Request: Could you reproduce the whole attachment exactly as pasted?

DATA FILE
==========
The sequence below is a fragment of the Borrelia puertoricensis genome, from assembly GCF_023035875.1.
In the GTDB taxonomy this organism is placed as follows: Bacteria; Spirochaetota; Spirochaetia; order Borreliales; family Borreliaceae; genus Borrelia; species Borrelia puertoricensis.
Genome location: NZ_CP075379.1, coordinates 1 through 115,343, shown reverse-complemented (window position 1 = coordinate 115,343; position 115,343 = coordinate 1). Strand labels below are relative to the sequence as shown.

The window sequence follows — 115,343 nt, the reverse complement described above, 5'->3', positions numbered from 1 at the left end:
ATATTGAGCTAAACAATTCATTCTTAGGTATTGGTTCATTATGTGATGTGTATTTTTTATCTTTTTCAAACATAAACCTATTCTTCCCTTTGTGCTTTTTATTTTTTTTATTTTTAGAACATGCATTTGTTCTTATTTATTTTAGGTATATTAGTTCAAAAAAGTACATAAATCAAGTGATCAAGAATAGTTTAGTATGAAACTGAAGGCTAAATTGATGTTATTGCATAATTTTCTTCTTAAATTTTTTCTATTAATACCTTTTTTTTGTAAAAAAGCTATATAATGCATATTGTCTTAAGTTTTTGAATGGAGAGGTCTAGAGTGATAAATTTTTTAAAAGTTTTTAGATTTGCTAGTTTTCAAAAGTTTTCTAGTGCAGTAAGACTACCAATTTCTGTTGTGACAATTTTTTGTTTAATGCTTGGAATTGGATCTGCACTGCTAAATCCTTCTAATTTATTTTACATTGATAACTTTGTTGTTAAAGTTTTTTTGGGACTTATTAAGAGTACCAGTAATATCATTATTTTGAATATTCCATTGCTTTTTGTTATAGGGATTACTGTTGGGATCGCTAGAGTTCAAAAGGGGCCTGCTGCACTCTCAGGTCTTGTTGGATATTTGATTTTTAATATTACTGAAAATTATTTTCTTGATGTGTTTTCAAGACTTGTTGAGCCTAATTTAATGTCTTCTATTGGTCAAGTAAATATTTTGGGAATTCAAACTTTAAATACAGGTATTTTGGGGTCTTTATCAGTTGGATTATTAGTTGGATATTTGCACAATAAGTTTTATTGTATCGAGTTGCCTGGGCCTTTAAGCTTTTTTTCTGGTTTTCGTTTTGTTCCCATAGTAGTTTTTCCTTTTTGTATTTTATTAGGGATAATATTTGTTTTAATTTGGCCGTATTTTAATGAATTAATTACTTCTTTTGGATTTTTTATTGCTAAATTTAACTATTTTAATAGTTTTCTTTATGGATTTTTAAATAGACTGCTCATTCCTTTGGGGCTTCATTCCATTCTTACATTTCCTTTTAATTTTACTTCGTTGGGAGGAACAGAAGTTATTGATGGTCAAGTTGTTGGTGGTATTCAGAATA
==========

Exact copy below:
The sequence below is a fragment of the Borrelia puertoricensis genome, from assembly GCF_023035875.1.
In the GTDB taxonomy this organism is placed as follows: Bacteria; Spirochaetota; Spirochaetia; order Borreliales; family Borreliaceae; genus Borrelia; species Borrelia puertoricensis.
Genome location: NZ_CP075379.1, coordinates 1 through 115,343, shown reverse-complemented (window position 1 = coordinate 115,343; position 115,343 = coordinate 1). Strand labels below are relative to the sequence as shown.

The window sequence follows — 115,343 nt, the reverse complement described above, 5'->3', positions numbered from 1 at the left end:
ATATTGAGCTAAACAATTCATTCTTAGGTATTGGTTCATTATGTGATGTGTATTTTTTATCTTTTTCAAACATAAACCTATTCTTCCCTTTGTGCTTTTTATTTTTTTTATTTTTAGAACATGCATTTGTTCTTATTTATTTTAGGTATATTAGTTCAAAAAAGTACATAAATCAAGTGATCAAGAATAGTTTAGTATGAAACTGAAGGCTAAATTGATGTTATTGCATAATTTTCTTCTTAAATTTTTTCTATTAATACCTTTTTTTTGTAAAAAAGCTATATAATGCATATTGTCTTAAGTTTTTGAATGGAGAGGTCTAGAGTGATAAATTTTTTAAAAGTTTTTAGATTTGCTAGTTTTCAAAAGTTTTCTAGTGCAGTAAGACTACCAATTTCTGTTGTGACAATTTTTTGTTTAATGCTTGGAATTGGATCTGCACTGCTAAATCCTTCTAATTTATTTTACATTGATAACTTTGTTGTTAAAGTTTTTTTGGGACTTATTAAGAGTACCAGTAATATCATTATTTTGAATATTCCATTGCTTTTTGTTATAGGGATTACTGTTGGGATCGCTAGAGTTCAAAAGGGGCCTGCTGCACTCTCAGGTCTTGTTGGATATTTGATTTTTAATATTACTGAAAATTATTTTCTTGATGTGTTTTCAAGACTTGTTGAGCCTAATTTAATGTCTTCTATTGGTCAAGTAAATATTTTGGGAATTCAAACTTTAAATACAGGTATTTTGGGGTCTTTATCAGTTGGATTATTAGTTGGATATTTGCACAATAAGTTTTATTGTATCGAGTTGCCTGGGCCTTTAAGCTTTTTTTCTGGTTTTCGTTTTGTTCCCATAGTAGTTTTTCCTTTTTGTATTTTATTAGGGATAATATTTGTTTTAATTTGGCCGTATTTTAATGAATTAATTACTTCTTTTGGATTTTTTATTGCTAAATTTAACTATTTTAATAGTTTTCTTTATGGATTTTTAAATAGACTGCTCATTCCTTTGGGGCTTCATTCCATTCTTACATTTCCTTTTAATTTTACTTCGTTGGGAGGAACAGAAGTTATTGATGGTCAAGTTGTTGGTGGTATTCAGAATA